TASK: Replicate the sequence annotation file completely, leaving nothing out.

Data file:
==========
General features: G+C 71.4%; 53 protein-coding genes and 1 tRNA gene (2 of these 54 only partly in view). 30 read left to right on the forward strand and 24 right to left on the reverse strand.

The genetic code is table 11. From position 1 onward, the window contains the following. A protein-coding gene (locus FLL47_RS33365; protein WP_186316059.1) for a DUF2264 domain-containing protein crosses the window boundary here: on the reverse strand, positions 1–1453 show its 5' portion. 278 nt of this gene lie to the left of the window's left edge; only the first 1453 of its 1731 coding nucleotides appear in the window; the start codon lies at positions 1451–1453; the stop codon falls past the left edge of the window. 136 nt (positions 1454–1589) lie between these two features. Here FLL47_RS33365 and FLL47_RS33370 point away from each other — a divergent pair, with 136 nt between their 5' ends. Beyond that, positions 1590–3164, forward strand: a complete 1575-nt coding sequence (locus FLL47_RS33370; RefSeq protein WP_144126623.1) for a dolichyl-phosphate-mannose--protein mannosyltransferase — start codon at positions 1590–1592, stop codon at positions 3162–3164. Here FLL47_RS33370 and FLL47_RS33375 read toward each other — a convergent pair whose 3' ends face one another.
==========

General features: G+C 71.4%; 53 protein-coding genes and 1 tRNA gene (2 of these 54 only partly in view). 30 read left to right on the forward strand and 24 right to left on the reverse strand.

The genetic code is table 11. From position 1 onward, the window contains the following. A protein-coding gene (locus FLL47_RS33365; protein WP_186316059.1) for a DUF2264 domain-containing protein crosses the window boundary here: on the reverse strand, positions 1–1453 show its 5' portion. 278 nt of this gene lie to the left of the window's left edge; only the first 1453 of its 1731 coding nucleotides appear in the window; the start codon lies at positions 1451–1453; the stop codon falls past the left edge of the window. 136 nt (positions 1454–1589) lie between these two features. Here FLL47_RS33365 and FLL47_RS33370 point away from each other — a divergent pair, with 136 nt between their 5' ends. Beyond that, positions 1590–3164, forward strand: a complete 1575-nt coding sequence (locus FLL47_RS33370; RefSeq protein WP_144126623.1) for a dolichyl-phosphate-mannose--protein mannosyltransferase — start codon at positions 1590–1592, stop codon at positions 3162–3164. Here FLL47_RS33370 and FLL47_RS33375 read toward each other — a convergent pair whose 3' ends face one another.